Cornwall trip

‘Welcome to Cornwall, the superspreader capital of Britain’ screamed the papers and that too on the day we were heading that way. Cornwall, one of the must see places in England and we’ve never been. Twenty twenty one is the year of the staycation when foreign holidays have turned into nightmares. The year when most people decided that Cornwall is the place to be. Now Cornwall has joined the likes of Venice and Barcelona where the locals have taken a dislike to visitors unless you own a B&B that is and need the income. You can’t blame the locals as the outsiders have swarmed in and now it is one of the places with the highest rates of infection. 

The drive is long and we need to leave early. It’s been a long time since we’ve had a proper break and this time instead of driving to the airport we are driving to Kumar annan’s place. I skim through the headlines. The photo of traumatised children arriving in Qatar is a weary sight. They’ve reached freedom and are the lucky ones but it will be a while before the fear dissipates and any sense of joy takes residence. Childhood trauma never leaves you. You may feel resilient but it shapes you and moulds you and like a fungus gnaws through the brain clinging on however much you try to shake it off or control it. The number of evacuees is staggering but there are still many left behind. Stories of bravery and last minute attempts to save the stranded read like a thriller account except this time it is for real. The British ambassador and his team staying behind processing papers to help the stranded are some of the true heroes in this carnage.  

I listen to the BBC interviews on the drive to Croydon. It is easy to pass the blame and wonder why more people were not evacuated earlier. The General explains. The operation was a delicate one and the timings crucial. The speed with which the Afghan government fell and surrendered was something they didn’t expect. Questions remain. The Taliban recruited and trained their soldiers far more effectively than the West managed after all these years. Why didn’t they see this coming? One of Trump’s leaving legacy to which Biden and the rest colluded. Once again another Nation has been left in tatters. This doesn’t seem to be the end of matters but the beginnings of another long period of tit for tat repercussions.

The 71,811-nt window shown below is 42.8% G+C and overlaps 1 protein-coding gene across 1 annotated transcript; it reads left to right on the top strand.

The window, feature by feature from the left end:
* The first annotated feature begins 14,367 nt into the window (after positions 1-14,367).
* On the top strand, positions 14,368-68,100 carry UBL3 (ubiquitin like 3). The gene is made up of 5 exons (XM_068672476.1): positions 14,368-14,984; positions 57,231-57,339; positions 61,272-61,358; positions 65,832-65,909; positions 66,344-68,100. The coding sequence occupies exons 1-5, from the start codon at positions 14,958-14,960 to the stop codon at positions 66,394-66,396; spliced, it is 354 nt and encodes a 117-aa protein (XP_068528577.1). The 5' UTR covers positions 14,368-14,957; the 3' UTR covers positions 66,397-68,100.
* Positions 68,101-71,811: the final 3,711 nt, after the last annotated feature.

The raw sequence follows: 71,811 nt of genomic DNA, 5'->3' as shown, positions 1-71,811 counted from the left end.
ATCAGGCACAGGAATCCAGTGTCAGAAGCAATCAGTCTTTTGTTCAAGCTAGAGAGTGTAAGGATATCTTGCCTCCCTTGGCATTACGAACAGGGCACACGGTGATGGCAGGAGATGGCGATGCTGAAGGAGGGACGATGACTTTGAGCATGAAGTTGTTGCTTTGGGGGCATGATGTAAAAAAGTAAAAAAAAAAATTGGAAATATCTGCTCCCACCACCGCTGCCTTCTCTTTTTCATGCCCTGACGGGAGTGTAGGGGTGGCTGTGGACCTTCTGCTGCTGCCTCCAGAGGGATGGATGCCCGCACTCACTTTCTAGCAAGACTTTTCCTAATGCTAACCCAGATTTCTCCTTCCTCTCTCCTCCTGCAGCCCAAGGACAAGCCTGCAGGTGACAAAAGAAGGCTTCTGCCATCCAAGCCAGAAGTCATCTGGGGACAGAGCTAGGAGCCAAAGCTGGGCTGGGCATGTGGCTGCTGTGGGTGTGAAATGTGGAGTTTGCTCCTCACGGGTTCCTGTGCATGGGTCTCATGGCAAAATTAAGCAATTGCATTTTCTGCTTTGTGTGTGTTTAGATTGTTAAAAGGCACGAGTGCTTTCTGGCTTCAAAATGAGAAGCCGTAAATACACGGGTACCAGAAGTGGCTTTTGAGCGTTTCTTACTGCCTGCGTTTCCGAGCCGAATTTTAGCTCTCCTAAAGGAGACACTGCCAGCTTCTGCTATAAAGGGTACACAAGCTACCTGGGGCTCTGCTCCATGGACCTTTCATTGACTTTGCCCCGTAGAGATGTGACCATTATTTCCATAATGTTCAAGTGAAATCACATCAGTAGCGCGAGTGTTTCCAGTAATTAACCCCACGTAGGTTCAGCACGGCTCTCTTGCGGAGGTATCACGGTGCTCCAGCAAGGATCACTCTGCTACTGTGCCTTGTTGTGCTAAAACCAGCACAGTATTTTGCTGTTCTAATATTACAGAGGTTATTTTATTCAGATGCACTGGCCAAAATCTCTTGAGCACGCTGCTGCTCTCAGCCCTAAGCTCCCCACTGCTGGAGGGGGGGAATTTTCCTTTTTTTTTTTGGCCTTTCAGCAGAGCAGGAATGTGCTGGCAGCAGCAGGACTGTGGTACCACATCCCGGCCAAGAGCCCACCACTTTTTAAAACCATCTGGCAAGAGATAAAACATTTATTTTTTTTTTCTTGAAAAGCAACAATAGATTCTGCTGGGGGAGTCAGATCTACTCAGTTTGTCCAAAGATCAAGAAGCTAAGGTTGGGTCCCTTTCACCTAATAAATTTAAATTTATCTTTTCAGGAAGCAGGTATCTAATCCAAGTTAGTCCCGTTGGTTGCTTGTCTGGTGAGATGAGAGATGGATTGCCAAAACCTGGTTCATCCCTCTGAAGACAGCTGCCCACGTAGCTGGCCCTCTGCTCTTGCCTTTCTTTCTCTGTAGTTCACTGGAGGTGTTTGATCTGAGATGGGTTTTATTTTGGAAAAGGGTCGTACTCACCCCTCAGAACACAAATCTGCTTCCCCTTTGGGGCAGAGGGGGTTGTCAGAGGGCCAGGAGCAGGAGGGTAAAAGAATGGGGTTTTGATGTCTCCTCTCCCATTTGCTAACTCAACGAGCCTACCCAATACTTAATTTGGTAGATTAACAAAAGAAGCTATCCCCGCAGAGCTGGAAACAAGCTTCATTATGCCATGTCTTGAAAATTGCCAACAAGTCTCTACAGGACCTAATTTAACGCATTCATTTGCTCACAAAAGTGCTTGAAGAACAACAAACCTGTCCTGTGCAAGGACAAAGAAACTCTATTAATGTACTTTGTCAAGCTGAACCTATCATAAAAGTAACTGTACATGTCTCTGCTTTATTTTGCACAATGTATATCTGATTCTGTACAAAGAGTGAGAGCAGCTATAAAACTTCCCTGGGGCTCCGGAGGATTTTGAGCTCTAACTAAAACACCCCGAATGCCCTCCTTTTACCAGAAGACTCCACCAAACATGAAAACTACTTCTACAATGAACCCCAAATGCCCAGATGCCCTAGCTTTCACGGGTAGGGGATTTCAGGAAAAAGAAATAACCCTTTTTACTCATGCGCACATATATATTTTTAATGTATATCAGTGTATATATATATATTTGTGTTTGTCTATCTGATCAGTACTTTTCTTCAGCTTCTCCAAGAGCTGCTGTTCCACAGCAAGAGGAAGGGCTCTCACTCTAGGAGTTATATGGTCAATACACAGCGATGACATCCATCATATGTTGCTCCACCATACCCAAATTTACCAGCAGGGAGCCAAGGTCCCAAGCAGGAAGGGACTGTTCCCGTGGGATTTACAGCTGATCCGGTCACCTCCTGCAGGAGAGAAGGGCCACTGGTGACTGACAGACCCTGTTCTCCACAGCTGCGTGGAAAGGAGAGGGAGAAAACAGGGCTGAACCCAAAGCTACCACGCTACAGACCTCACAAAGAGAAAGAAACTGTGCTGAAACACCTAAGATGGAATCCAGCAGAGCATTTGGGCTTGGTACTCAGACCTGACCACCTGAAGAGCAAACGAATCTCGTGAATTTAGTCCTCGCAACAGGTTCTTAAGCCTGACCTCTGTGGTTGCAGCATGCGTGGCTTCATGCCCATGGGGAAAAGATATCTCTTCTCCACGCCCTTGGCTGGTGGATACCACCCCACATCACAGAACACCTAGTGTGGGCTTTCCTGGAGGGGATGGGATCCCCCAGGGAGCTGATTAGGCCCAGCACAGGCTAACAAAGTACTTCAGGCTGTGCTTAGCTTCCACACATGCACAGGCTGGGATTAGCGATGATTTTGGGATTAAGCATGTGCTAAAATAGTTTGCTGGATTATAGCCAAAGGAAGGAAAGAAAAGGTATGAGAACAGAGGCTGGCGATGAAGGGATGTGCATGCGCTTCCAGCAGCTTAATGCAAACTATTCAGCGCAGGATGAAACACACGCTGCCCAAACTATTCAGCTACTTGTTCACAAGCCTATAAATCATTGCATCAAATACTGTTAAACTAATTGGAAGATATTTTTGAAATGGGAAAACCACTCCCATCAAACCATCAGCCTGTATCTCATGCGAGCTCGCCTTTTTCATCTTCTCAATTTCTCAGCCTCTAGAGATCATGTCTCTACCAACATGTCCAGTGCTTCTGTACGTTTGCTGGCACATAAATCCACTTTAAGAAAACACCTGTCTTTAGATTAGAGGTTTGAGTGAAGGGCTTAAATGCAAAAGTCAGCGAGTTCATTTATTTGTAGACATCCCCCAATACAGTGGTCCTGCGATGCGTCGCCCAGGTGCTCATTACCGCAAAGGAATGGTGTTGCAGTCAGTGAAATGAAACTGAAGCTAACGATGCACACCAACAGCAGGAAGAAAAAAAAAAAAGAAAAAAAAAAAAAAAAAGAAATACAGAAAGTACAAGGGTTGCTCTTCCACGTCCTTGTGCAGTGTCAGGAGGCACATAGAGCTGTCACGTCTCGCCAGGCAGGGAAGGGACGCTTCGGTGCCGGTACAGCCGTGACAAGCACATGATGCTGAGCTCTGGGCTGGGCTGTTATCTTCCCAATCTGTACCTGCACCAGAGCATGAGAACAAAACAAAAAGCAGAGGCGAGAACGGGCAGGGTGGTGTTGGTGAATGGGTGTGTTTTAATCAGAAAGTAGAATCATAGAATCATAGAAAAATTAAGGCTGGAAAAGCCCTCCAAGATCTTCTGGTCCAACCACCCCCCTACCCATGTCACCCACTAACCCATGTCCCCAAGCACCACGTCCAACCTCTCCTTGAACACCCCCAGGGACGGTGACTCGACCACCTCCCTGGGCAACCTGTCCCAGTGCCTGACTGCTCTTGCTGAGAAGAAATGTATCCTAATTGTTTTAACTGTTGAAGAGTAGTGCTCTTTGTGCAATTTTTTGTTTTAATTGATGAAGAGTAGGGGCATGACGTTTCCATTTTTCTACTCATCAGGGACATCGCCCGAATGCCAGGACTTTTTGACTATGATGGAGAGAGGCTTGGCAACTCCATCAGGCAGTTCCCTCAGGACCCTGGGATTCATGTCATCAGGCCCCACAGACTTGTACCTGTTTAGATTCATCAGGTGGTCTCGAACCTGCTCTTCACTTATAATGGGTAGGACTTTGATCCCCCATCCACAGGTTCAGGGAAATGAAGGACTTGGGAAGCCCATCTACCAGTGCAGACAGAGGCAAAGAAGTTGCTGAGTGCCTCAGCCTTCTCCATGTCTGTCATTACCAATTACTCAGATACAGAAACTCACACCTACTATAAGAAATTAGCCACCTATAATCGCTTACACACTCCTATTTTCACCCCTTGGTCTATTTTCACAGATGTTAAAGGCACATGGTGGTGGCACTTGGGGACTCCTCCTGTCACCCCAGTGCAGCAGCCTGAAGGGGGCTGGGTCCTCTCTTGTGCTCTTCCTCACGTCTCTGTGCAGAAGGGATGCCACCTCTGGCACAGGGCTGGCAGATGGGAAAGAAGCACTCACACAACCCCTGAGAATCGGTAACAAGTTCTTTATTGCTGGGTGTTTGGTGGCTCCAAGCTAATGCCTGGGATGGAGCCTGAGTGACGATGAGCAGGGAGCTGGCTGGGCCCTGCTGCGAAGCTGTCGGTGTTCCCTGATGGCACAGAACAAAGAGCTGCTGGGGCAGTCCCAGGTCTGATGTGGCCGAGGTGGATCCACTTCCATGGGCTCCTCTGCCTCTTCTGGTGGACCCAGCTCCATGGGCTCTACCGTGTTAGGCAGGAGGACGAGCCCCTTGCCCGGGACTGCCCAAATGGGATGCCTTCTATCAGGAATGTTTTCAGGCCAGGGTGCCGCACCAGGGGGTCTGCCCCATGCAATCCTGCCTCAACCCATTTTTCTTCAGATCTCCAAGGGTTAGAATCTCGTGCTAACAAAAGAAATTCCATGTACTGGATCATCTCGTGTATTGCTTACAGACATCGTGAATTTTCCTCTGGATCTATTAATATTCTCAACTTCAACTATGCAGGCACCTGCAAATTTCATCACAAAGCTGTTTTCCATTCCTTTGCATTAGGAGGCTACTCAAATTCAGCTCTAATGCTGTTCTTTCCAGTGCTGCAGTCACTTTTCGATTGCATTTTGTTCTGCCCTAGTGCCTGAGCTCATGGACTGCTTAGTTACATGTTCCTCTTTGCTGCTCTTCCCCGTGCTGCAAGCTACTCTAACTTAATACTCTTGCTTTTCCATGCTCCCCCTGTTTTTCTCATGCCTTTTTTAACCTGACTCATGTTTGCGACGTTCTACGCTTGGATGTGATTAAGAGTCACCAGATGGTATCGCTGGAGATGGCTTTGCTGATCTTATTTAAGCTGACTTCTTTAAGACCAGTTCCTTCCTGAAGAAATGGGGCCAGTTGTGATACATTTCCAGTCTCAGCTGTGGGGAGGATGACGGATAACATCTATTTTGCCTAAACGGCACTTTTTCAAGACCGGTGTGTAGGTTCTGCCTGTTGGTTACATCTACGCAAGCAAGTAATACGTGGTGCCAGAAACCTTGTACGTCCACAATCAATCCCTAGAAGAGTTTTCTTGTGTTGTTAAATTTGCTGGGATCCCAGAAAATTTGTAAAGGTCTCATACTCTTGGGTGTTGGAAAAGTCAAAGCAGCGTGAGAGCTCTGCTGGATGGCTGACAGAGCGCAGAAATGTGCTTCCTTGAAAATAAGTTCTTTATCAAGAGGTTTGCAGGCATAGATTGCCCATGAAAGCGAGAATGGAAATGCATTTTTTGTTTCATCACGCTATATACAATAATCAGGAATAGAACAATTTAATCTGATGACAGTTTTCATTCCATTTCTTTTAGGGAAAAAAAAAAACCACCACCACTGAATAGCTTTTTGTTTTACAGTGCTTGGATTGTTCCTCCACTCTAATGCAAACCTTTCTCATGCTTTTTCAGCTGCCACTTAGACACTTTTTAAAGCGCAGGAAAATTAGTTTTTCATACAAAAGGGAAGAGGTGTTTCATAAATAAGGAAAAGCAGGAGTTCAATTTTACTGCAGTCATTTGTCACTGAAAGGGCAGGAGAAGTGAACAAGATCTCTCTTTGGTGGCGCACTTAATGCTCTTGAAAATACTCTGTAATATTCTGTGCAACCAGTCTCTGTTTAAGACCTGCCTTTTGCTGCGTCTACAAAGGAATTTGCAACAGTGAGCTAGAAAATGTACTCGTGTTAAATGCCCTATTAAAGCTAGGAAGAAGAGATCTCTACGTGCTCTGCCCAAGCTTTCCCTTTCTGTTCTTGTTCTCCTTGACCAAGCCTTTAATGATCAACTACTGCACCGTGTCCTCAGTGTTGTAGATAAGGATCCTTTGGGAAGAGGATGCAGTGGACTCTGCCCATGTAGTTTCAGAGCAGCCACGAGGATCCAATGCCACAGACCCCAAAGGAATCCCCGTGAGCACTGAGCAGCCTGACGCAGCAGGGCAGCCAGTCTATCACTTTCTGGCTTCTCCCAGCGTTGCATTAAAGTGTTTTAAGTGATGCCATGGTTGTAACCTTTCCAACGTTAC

In the midst of this an ex marine is trying to save dogs and cats. What is important, human lives or animals, the questions continue. I listen to a podcast summarising the top ten interviews the Verywell mind editor picks from her first hundred episodes of interviewing the mentally strong. One of them is an interview with a lady who appears to be a beacon of strength but internally she is battling her mental demons and keeping them at bay. She talks about the day she decided to give up the battle and take her own life. Her mother rings her at the precise point saving her life. She breaks down as she narrates the incident. Her dog can be heard in the background barking and trying to soothe her at this point. Zoom meetings have shown us how meetings can go spectacularly wrong but in this incidence it showed us why for some their pets are just as important and leaving them behind is not an option.

We reach Kumar annan’s place. Prasanna has prepared a sumptuous breakfast and they are driving us down to Cornwall. We reach our destination by five in the evening after a couple of stops along the way, a farmhouse tucked away at the end of a narrow lane. Cynthia and her husband run the place. They are writers and illustrators whose stories for children (Foxwoods tales and Zigby the zebra) have been taken up by the BBC and adapted into TV shows. All the paintings hanging on the walls are their own creations. Our hosts make us feel welcome and any worries about coming to this corner of Britain disappear.

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